Last May, I attended the Rome Life Forum, a gathering of more than 100 pro-life leaders from around the world. One of the speakers was Bishop Athanasius Schneider, Auxiliary Bishop the of Archdiocese of Maria Santissima in Astana, Kazakhstan.
During the conference, I had the pleasure of sitting next to him at lunch one day. He was most interested to hear I was an Ordinariate member and asked me many questions about our Divine Worship. Do we receive on the tongue? Worship ad orientem, that kind of thing.
He’s an impressive man. Of German descent, he grew up in the Soviet Union and for years his parents were imprisoned in the gulags. He told a story about how there were no priests when he was growing up, so no Eucharist, but every Sunday, his father and mother would worship privately in their home in communion with a Holy Mass being said elsewhere in the world. He speaks at least a half dozen languages well—can switch easily from English to French as he did at our table, to German, to Italian, to Spanish and I imagine he speaks Russian as well.
So, with interest, I read this op ed of his submitted to Rorate-Caeli on the proper interpretation of the Second Vatican Council. I think one can easily extrapolate from this talk to the proper interpretation of Amoris Laetitia or any other papal document or pronouncement.
There must be created in the Church a serene climate of a doctrinal discussion regarding those statements of Vatican II which are ambiguous or which have caused erroneous interpretations. In such a doctrinal discussion there is nothing scandalous, but on the contrary, it will be a contribution in order to maintain and explain in a more sure and integral manner the deposit of the immutable faith of the Church.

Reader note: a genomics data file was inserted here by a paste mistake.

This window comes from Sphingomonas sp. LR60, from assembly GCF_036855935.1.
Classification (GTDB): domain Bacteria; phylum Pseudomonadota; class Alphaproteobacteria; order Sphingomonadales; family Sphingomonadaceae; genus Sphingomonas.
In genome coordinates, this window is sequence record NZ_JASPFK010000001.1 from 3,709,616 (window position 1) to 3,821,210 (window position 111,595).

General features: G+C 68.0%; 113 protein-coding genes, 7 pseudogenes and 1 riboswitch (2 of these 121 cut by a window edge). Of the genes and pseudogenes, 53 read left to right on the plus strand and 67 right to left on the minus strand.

One must not highlight so much a certain council, absolutizing it or equating it in fact with the oral (Sacred Tradition) or written (Sacred Scripture) Word of God. Vatican II itself said rightly (cf. Verbum Dei, 10), that the Magisterium (Pope, Councils, ordinary and universal Magisterium) is not above the Word of God, but beneath it, subject to it, and being only the servant of it (of the oral Word of God = Sacred Tradition and of the written Word of God = Sacred Scripture).
From an objective point of view, the statements of the Magisterium (Popes and councils) of definitive character, have more value and more weight compared with the statements of pastoral character, which have naturally a changeable and temporary quality depending on historical circumstances or responding to pastoral situations of a certain period of time, as it is the case with the major part of the statements of Vatican II.
The original and valuable contribution of the Vatican II consists in the universal call to holiness of all members of the Church (chap. 5 of Lumen gentium), in the doctrine about the central role of Our Lady in the life of the Church (chap. 8 of Lumen gentium), in the importance of the lay faithful in maintaining, defending and promoting the Catholic faith and in their duty to evangelize and sanctify the temporal realities according to the perennial sense of the Church (chap. 4 of Lumen gentium), in the primacy of the adoration of God in the life of the Church and in the celebration of the liturgy (Sacrosanctum Concilium, nn. 2; 5-10). The rest one can consider to a certain extent secondary, temporary and, in the future, probably forgettable, as it was the case with some non-definitive, pastoral and disciplinary statements of various ecumenical councils in the past.